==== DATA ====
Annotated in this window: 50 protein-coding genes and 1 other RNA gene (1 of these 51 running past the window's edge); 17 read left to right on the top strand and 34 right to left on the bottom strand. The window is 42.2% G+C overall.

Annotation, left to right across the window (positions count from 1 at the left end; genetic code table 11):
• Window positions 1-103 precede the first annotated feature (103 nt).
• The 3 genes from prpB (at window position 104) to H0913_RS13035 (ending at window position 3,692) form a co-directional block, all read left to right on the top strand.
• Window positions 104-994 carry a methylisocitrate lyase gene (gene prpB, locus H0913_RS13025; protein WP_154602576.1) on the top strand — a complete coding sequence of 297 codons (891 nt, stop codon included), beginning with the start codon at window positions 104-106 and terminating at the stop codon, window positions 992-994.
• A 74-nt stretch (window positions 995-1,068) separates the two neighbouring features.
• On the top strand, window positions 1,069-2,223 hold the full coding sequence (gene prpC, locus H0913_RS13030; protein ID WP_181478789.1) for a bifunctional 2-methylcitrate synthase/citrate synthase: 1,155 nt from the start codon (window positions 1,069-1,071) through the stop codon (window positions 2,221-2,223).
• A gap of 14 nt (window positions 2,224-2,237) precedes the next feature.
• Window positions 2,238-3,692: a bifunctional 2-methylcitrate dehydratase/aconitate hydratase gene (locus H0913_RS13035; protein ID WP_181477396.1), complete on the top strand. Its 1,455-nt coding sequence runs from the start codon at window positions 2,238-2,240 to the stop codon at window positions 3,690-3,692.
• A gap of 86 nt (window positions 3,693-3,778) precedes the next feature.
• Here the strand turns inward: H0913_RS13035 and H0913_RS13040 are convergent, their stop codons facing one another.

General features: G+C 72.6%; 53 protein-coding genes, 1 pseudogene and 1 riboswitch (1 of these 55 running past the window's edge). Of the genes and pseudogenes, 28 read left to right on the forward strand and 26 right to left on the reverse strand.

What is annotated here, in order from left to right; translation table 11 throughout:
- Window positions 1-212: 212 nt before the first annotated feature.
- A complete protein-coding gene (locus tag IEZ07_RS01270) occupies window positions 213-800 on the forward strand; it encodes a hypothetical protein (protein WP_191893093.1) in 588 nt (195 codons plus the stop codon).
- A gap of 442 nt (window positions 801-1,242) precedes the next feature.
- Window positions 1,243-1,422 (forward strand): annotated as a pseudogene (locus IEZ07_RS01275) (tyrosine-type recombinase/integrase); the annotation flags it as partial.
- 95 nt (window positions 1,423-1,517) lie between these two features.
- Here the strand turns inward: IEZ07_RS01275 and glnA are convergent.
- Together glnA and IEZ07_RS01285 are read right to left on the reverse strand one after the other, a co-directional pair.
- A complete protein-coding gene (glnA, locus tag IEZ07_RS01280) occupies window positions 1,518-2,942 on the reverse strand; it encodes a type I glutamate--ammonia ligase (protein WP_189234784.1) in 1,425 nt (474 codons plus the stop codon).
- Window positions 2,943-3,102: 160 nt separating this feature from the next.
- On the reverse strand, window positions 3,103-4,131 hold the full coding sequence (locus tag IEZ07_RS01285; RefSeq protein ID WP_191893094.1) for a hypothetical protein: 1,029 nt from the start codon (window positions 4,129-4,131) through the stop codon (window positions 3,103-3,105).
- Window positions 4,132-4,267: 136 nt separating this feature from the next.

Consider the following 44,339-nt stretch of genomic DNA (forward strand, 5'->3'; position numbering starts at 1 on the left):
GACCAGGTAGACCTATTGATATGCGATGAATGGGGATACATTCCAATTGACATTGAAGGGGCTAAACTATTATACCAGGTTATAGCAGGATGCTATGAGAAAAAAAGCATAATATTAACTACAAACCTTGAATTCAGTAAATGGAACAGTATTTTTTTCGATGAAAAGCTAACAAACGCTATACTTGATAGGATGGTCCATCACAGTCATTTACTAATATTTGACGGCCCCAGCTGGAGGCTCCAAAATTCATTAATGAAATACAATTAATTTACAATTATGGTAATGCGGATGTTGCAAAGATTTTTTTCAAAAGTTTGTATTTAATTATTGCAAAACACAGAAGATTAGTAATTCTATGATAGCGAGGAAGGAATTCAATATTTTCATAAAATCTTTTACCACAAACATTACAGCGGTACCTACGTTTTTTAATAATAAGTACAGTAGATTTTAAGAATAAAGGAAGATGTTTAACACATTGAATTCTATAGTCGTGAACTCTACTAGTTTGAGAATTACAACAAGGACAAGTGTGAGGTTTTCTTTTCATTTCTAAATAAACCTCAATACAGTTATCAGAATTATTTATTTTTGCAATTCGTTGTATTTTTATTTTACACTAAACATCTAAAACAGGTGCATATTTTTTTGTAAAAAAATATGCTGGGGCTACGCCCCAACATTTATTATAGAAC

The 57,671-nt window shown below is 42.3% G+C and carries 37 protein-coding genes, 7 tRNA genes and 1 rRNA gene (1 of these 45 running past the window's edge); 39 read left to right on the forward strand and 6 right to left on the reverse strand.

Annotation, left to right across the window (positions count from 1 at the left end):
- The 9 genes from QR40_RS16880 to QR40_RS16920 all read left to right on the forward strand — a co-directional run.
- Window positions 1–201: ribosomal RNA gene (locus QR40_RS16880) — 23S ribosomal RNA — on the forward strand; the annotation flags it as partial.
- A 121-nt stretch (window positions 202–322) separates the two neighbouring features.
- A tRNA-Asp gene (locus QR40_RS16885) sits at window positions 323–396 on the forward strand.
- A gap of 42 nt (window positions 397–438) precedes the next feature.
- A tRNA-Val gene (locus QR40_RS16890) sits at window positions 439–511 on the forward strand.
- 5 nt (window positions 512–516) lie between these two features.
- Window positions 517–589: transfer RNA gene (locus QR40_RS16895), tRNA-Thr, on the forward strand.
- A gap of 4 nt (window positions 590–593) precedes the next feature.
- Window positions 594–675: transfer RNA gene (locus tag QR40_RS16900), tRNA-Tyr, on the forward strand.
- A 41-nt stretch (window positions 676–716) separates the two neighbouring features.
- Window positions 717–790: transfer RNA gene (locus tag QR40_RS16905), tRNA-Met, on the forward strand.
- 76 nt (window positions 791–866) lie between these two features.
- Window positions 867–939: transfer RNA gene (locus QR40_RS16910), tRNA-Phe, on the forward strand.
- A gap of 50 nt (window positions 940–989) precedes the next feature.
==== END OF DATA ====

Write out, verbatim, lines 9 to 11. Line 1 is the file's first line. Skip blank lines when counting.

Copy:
• Window positions 2,238-3,692: a bifunctional 2-methylcitrate dehydratase/aconitate hydratase gene (locus H0913_RS13035; protein ID WP_181477396.1), complete on the top strand. Its 1,455-nt coding sequence runs from the start codon at window positions 2,238-2,240 to the stop codon at window positions 3,690-3,692.
• A gap of 86 nt (window positions 3,693-3,778) precedes the next feature.
• Here the strand turns inward: H0913_RS13035 and H0913_RS13040 are convergent, their stop codons facing one another.